Silver Fox rabbits: Hard to find, very easy to love!
An American Breed…
The American Silver Fox rabbit was recognized as a breed by the American Rabbit Breeders Association in 1929—it was only the third breed to be developed in America, the other breeds of rabbits at that time were being brought in from other countries. After 14 years of dedicated breeding and culling, a Mr. Walter Garland produced the first recognized Fox, though which breeds were combined to create the genetic make-up of the breed was never fully revealed. It was said that the man used a self-colored (black) Checkered Giant doe as the foundation dam, but anything beyond that female is speculation. English Silvers, Champagne D’Argents, American Blues, and even Mr. Garland’s now extinct creation the Alaskan Red Fox were also thought to play a role in the Silver Fox’s creation. Whatever the case, the mystery surrounding the origin of the Fox only adds to its appeal! (To read more on the Silver Fox and other breeds around the world, pick up a copy of Bob Whitman’s “Domestic Rabbits & Their Histories”)
Once the Silver Fox made its debut at the 1929 ARBA Convention in Fort Worth, Texas, the popularity of the breed soared. Fur was in high demand, and Silver Fox fur was and still is luxurious and striking. A Silver Fox’s coat consists of black hairs with longer, silver guard hairs mixed in between. The thickness of the coat makes the hairs stand up when stroked from tail to head. The length of the hairs adds to the splendor of the coat—each hair should be between 1 ½ inches to 2 inches long. This measurement makes the Silver Fox fur unique because it is longer than an average rabbit’s coat, but lacks the wooliness and length of the Angoras. Needless to say, furriers and fanciers alike flocked to the breed, demanding rabbits of the standard black and silver coats and their brethren the blue and silver variety. Ladies all over America nestled up in their Fox coats and donned their Fox mittens in the flowing winters, but then the craze died off…
On the Verge of Extinction…
With fashion trends shifting away from fur, the 1950’s through the 1970’s proved a hard time for the Silver Fox breed. Rabbits used to be seen as livestock, to be valued for their fur and meat, but now even the meat market for rabbit was failing. Rabbit breeders had a change of thinking, too. People began to raise rabbits for the sake of experimenting with genetics, providing children with a means to learn responsibility, for the pleasure of being in the company of rabbits, and of course, for competition. In 1971, a group of 18 individuals formed the National Silver Fox Rabbit Club, which promoted Foxes to potential new owners and breeders. Despite their efforts, the Blue variety of the Silver Fox slipped off the ARBA Standard due to lack of participating numbers. Throughout the years, the NSFRC has been devoted to trying to see growth in the population, but it has been touch and go. As of 2010, the American Livestock Breeds Conservancy still had the breed listed as “critical,” although there has been some interest in developing the Blue variety again, as well as a Chocolate variety.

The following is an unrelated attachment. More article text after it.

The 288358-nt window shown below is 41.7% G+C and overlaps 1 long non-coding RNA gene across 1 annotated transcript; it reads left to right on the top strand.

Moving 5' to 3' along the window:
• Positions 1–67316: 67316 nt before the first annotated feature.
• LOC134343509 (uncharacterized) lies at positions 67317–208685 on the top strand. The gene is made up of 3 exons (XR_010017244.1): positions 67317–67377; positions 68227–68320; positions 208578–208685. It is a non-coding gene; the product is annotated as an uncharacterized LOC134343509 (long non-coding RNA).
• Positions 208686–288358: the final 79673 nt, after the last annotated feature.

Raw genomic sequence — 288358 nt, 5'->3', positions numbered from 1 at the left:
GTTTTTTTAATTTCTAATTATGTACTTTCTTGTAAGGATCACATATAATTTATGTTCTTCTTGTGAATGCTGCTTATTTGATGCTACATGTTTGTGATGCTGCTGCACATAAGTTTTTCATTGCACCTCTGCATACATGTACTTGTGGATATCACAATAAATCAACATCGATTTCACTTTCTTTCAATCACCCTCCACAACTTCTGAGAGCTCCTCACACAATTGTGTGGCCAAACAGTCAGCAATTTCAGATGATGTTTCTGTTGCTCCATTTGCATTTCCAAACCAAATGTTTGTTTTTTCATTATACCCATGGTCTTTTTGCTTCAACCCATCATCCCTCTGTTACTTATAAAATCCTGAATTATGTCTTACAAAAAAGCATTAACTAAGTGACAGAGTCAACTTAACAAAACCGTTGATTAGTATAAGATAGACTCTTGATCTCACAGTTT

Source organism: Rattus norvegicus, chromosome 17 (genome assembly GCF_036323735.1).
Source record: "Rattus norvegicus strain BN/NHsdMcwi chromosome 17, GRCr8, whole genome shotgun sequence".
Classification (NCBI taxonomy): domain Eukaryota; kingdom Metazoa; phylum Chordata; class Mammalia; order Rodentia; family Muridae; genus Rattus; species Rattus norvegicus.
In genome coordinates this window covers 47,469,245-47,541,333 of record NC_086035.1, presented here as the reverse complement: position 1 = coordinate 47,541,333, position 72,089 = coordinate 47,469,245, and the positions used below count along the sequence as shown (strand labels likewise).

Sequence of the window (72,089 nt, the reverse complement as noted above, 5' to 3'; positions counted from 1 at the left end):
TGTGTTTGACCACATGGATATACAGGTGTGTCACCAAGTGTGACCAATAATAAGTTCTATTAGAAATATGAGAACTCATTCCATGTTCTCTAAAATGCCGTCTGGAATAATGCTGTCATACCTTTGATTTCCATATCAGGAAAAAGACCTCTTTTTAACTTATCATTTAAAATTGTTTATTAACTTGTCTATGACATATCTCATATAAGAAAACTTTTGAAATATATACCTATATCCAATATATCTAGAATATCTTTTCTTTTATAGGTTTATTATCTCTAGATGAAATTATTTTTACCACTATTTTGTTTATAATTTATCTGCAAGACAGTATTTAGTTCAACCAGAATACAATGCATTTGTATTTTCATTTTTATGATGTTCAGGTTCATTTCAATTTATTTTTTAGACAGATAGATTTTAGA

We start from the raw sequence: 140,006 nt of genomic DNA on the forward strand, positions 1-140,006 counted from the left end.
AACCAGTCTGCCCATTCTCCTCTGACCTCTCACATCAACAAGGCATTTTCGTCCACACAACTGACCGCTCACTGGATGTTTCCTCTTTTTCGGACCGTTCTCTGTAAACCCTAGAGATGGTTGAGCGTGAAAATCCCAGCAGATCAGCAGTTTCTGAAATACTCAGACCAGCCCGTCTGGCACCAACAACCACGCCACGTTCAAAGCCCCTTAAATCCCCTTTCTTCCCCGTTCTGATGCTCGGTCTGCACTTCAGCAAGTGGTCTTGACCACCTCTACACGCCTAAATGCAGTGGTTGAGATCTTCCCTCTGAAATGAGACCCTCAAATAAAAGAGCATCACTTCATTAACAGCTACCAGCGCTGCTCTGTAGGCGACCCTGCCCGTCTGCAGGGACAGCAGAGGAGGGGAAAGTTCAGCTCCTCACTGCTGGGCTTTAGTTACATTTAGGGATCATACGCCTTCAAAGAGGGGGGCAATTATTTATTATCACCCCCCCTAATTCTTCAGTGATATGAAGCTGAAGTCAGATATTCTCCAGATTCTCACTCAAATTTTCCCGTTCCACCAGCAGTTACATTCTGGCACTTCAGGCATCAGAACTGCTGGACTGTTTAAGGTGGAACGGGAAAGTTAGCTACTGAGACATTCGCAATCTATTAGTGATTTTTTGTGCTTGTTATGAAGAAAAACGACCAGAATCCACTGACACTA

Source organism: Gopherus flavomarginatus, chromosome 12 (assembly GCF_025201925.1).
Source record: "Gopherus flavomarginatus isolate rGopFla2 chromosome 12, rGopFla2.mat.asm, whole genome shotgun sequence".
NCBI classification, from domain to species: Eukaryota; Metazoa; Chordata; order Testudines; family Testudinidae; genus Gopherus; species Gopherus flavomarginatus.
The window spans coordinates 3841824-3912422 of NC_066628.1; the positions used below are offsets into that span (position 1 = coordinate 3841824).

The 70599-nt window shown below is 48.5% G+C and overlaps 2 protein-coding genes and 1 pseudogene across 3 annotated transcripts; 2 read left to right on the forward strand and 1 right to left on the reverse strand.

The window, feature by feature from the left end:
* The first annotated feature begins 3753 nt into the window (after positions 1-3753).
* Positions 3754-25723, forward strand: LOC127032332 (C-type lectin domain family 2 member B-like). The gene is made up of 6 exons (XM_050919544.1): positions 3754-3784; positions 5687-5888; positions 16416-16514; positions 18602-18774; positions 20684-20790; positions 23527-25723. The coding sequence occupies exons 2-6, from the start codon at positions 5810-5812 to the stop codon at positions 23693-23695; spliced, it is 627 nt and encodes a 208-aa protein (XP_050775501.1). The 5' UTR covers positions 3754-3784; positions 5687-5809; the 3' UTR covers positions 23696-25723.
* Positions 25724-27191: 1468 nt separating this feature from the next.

Is the Silver Fox right for you?
Are you a responsible individual who can provide adequate shelter, fresh water, nutritious food, and clean air to a rabbit? Do you live in a temperature climate, or can you keep your rabbits in an air-conditioned environment? Are you looking for a loving, soft, gentle companion? Can you lift 10 lbs? If so, the Silver Fox is for you! Silver Fox are known for their calm, gentle natures and social antics. As with any breed, females can tend to be hormonal and stand-offish, but if you are able to purchase a doe as a junior, you will be able to befriend her much easier than most females of other breeds. Bucks are extremely playful, and become excited when they know their special person is near. To love a Fox is to hold one, and to hold one is to take one home with you! I find that Silver Fox are highly marketable bunnies, regardless of whether someone wants to use them for meatpen breeding or if they are looking for a new breed to start out with—it makes no difference! I sit them in a chair, and place a Fox in their laps. People are continuously impressed with how soft and laid-back the big silvered bunnies are. Many spurn the Fox because they are a bigger breed. Males reach 9 to 11 pounds and females max out at 12 pounds. This is on a lighter scale than most heavyweights, but still the stigma is there—“if my kids can’t handle the rabbit, I’d rather own dwarves for them to play with.” Let me tell you, as a breeder of Dwarf Hotots, that if you want a rabbit for you and your family to befriend, it won’t be a high-strung dwarf rabbit. If you are a newcomer to the rabbit world, try a Fox. Sit with one, pet one, and ask breeders questions about their stock. Observe a Silver Fox at an ARBA show. You’ll quickly change your mind about walking home with a smaller bunny. After all, with a Fox, there is much more to love!
http://www.albc-usa.org/index.html (American Livestock Breeds Conservancy)
www.nsfrc.com (National Silver Fox Rabbit Club)
www.arba.net (American Rabbit Breeders Association)